Lavarnway unfazed by uncertain future

BOSTON -- As part of his offseason training, Red Sox catcher Ryan Lavarnway said he will soon be working out at an outdoor stadium 9,000 feet above sea level in Red Rock, Colo. That's part of the program at Viking Power Fitness, where Lavarnway, who now lives in Denver, works under the tutelage of one rock-solid specimen by the name of Oyvind Gulbrandsen.

"I promise I'll be faster," Lavarnway, one of the slowest players in baseball, said with a smile. "My legs will be stronger."

What remains to be seen, of course, is just where Lavarnway will be doing his running once baseball season begins. The Red Sox traded for a backup catcher, David Ross, creating uncertainty about Lavarnway's role. He has an option left, so he could return to Triple-A Pawtucket. Or he could be a trading chip at this week's winter meetings in Nashville.

"I haven't talked to anyone about it," he said Saturday at the team's "Christmas at Fenway" event. "You never know what's going to happen. The final roster is so far away, you don't know what will happen.

"I have no control over it at all at this point, so I don't think about it."

Lavarnway spoke highly of Ross. "Great player," he said. "He brings a very high level of character to our clubhouse. They obviously think he can help us. If he can help us, I'm glad to have him."

Lavarnway caught 105 games in 2012, the most he has caught in a single season as a pro. Twenty-five of those games came with the Red Sox, who had told him last spring that the plan was for him to catch at least 100 games. He said he cut down on the amount of weight work he did with his lower body. In hindsight, he said, that might have been a mistake, because the strength of his legs suffered.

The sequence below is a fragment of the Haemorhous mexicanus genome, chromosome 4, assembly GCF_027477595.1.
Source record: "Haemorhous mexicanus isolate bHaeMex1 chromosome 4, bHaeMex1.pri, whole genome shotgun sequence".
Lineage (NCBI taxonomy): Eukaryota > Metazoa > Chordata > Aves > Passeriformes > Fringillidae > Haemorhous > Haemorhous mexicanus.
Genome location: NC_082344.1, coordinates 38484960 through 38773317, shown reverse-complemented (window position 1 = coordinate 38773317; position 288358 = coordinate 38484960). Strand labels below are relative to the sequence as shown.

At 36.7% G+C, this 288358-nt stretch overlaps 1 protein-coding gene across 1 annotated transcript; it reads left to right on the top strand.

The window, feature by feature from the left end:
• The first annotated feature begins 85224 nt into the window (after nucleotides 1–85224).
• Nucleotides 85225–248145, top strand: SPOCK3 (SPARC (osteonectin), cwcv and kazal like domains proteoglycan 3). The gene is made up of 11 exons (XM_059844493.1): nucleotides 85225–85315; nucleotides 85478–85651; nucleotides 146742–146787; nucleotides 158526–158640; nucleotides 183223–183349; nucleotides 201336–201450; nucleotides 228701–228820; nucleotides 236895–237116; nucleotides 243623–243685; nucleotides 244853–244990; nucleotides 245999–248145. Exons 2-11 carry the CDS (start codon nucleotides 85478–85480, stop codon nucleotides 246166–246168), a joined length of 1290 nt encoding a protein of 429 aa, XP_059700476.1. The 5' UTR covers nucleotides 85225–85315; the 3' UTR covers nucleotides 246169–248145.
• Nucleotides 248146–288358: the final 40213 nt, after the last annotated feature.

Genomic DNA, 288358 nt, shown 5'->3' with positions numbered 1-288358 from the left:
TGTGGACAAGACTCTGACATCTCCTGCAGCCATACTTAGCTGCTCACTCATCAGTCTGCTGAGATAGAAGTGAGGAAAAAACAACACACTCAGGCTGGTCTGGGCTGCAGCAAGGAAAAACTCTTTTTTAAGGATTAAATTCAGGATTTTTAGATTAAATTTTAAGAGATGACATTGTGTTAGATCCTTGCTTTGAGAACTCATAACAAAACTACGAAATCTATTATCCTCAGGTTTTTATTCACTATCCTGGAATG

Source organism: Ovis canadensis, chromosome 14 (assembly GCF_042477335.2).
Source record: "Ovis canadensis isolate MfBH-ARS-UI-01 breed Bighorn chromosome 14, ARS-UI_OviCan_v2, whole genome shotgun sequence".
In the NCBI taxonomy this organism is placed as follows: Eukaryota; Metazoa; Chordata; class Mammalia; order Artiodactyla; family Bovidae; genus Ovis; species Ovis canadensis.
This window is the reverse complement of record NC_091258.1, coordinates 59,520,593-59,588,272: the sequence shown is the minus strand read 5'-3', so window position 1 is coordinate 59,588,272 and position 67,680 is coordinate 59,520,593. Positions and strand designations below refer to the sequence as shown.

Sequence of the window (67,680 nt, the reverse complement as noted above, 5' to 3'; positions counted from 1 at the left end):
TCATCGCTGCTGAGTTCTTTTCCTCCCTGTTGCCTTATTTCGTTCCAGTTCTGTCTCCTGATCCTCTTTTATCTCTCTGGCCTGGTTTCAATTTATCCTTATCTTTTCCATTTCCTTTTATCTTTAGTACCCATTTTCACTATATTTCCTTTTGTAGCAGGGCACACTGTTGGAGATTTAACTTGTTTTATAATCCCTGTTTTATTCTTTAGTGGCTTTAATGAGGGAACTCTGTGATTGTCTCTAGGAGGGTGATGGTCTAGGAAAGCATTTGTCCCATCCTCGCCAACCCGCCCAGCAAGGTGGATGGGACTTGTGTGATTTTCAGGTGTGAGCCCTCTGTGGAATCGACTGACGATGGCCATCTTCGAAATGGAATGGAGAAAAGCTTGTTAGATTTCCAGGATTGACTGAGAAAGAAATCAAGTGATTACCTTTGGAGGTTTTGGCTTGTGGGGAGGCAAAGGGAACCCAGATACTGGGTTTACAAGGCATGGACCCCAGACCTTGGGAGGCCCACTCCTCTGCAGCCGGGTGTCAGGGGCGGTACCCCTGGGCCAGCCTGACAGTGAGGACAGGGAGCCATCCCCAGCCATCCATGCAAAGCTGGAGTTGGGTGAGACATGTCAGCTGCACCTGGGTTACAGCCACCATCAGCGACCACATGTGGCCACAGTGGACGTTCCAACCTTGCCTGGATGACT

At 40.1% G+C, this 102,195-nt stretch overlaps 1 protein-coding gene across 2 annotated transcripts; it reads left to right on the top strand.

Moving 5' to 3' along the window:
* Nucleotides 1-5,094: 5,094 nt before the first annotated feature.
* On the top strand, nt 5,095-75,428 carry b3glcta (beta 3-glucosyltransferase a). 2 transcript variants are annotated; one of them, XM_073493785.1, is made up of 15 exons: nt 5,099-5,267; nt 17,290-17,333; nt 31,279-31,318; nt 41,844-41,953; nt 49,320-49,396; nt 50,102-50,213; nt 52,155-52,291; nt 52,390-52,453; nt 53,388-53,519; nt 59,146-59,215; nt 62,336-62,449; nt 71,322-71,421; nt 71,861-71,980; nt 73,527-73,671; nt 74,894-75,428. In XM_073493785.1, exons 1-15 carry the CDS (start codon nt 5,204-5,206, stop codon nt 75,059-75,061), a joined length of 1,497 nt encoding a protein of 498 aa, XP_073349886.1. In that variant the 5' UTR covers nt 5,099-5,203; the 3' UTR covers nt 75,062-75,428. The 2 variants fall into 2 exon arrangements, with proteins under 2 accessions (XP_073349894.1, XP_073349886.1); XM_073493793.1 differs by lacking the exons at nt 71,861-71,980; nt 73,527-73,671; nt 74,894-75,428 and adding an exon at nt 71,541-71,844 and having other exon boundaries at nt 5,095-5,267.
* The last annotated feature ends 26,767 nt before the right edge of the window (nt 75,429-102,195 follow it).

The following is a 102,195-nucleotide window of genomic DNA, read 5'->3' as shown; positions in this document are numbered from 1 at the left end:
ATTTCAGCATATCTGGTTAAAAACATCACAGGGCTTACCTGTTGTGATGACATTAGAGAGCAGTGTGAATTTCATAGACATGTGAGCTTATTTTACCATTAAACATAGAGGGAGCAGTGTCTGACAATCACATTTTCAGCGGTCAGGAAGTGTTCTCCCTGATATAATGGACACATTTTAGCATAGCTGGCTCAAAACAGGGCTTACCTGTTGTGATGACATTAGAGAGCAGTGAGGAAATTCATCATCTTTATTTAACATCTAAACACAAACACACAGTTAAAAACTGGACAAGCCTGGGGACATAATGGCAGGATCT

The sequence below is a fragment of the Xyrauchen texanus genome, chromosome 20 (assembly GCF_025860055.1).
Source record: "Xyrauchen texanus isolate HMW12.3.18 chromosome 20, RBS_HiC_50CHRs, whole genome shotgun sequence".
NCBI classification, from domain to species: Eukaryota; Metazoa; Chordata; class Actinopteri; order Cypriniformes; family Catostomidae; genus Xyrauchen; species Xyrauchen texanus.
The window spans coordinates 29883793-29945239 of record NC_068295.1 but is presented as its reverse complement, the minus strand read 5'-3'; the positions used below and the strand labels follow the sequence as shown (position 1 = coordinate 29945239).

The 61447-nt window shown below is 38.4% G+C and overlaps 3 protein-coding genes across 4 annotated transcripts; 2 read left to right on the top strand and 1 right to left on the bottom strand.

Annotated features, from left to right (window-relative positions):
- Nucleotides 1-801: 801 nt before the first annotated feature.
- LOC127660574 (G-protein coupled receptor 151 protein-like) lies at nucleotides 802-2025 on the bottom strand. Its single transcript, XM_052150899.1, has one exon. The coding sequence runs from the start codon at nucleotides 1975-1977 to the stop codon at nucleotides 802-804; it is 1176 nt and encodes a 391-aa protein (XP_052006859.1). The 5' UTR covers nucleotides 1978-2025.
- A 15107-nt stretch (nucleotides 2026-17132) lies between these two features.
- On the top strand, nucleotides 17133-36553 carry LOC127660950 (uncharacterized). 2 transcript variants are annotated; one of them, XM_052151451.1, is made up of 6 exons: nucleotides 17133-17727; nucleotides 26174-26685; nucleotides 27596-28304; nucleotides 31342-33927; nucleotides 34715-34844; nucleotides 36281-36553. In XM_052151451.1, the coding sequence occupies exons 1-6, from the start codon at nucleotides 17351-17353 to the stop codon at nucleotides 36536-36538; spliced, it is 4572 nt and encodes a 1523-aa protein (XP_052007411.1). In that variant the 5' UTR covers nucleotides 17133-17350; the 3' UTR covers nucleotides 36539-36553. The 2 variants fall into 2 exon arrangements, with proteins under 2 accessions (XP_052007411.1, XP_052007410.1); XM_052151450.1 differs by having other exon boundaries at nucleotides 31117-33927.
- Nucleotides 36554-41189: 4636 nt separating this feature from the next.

Now that he knows his body can handle the workload, he plans to increase his lower bodywork, under Gulbrandsen's direction.

Wearing down may have been a factor in Lavarnway's poor performance at the plate. In 46 games with the Sox, he batted just .157, with 2 home runs in 166 plate appearances.

"I wasn't good, I wasn't myself," he said. "I'm better than that; I know it. I've got to show it. The way I hit is balance between being aggressive and being patient. [My balance] was off. My approach, mentally and physically, it's all balance. Physically, it's the way my momentum in my body [goes], the way my hips turn, the way I lean, the way my hands go. It's all balance. I need to be more balanced."

The possibility has been raised that the Sox might consider moving Lavarnway to first base, though manager John Farrell said that has not been discussed and Lavarnway said he has not been approached about a position change.

Lavarnway, 25, said he believes he is a big leaguer, but that is for GM Ben Cherington to decide.

"I'm not a talent scout," he said. "I feel prepared. I trust Ben. Whatever he feels I need to do, I'll do.

"There's a difference between playing well in Triple-A and [being] ready to play in the majors. I feel ready to make the transition. Ben is in charge. I respect his decision."

Lavarnway sat down with Cherington for an exit interview at the end of the season. "Ben said I was part of the plan, [but] I needed to finish taking that last step to be a big leaguer, not necessarily by playing but by knowing."